Mercer met veteran dance teacher Harriet Berg during a happy hour at The Whitney. “She had shocking white hair and sucked me in with her talk of a whirlwind trip to Venezuela,” Mercer says. She knew immediately that Berg, 87, probably had a great story, but didn’t learn until later about her influence in Detroit’s modern-dance world. “Aren’t the most interesting people the ones you meet by chance?” Mercer says. Before moving to metro Detroit, Mercer was a staff reporter for the Chattanooga Times Free Press, where she reported on the state and federal courts of Tennessee. Before that, she was a staff features writer for a national newspaper in India. She has a master’s degree in journalism from Northwestern University.
Edgar, an Oak Park-based freelance writer, came away from her visit to the 2-year-old Henry Ford Academy: School for Creative Studies (HFA: SCS) in Detroit with a newfound appreciation of specialized public education. The charter school, which shares space with the College of Creative Studies, is the subject of her piece. She says HFA: SCS is the kind of place that inspires students, through intense study of art and design, to discover the best in themselves and others. Edgar is a former reporter for the Detroit Free Press.
When he was 16, Vecchio’s parents offered to buy him a camera for a trip to Sweden, but he wasn’t interested. “At that point, I didn’t know what photography could be,” says the resident of Detroit’s Woodbridge neighborhood. A high-school photography class the following year changed his mind, however. “That’s when it clicked, and I realized the potential,” he says. “Photography can be as immersive and hands-on as you want it to be.” Since getting a bachelor of fine arts degree in photography and graphic design from Wayne State University in 2008, Vecchio has done commercial automotive work across the country. This month’s men’s fashion feature is Vecchio’s first contribution to Hour Detroit.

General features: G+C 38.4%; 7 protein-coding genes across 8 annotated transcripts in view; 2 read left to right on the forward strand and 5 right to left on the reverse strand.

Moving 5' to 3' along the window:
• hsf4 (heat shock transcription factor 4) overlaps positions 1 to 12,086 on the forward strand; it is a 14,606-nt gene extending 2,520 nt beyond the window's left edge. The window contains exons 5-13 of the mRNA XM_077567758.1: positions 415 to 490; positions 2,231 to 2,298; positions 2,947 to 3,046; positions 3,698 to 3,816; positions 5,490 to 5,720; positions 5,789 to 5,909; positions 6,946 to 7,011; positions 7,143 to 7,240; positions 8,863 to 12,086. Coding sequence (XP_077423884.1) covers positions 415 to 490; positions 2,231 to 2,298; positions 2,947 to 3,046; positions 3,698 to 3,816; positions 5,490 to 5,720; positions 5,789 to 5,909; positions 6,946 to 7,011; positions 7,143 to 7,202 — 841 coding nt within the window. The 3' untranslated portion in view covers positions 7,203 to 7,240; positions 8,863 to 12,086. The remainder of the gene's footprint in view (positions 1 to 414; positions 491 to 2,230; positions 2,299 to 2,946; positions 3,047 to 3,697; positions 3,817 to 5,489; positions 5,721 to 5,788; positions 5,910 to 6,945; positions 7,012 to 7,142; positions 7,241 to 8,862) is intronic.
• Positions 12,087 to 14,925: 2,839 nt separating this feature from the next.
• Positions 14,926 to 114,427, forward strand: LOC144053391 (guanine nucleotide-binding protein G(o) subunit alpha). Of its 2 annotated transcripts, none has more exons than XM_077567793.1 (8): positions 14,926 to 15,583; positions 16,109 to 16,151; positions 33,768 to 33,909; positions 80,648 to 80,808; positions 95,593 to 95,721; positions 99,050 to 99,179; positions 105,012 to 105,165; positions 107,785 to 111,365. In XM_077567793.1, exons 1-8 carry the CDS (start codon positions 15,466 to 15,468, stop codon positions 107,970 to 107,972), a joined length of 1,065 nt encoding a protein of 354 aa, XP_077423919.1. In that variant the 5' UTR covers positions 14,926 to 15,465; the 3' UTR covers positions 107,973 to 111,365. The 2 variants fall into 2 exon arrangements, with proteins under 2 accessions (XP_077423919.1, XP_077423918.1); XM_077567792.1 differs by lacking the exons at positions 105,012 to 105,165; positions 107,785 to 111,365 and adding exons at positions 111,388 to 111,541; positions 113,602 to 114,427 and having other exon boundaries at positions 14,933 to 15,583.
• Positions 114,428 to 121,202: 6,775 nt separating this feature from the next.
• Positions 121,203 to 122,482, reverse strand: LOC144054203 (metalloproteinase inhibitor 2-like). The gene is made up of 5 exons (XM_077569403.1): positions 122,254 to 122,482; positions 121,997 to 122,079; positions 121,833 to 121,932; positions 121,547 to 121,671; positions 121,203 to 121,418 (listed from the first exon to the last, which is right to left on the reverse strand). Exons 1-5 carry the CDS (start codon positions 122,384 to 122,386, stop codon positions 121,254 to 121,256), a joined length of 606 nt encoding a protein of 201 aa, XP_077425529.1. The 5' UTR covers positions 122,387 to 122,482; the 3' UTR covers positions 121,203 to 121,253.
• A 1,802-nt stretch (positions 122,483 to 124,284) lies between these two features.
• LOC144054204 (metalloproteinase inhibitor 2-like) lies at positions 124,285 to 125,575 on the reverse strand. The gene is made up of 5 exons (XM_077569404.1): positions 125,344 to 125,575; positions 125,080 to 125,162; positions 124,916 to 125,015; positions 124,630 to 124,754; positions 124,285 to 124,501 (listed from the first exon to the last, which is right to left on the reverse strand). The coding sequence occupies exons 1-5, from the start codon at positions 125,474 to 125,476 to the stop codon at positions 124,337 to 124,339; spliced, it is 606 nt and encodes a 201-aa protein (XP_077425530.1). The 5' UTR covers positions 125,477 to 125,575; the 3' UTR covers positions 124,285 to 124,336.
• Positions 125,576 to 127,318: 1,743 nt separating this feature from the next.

LaRotonda is a Buffalo, N.Y.-based illustrator, painter, and sculptor whose surreal work has won the admiration of actor Johnny Depp. Depp’s description of LaRotonda’s work as “mirrored remnants of a forgotten history,” also could refer to this month’s story about Detroit-born actor William Talman. In illustrating Talman’s powerful final scene, LaRotonda says, “I made him literally emerging from the TV to exaggerate the concept.” LaRotonda’s work has appeared in Time, The Washington Post, and The New York Times, and can be seen in four feature-length films, including the Academy Award-winning Traffic.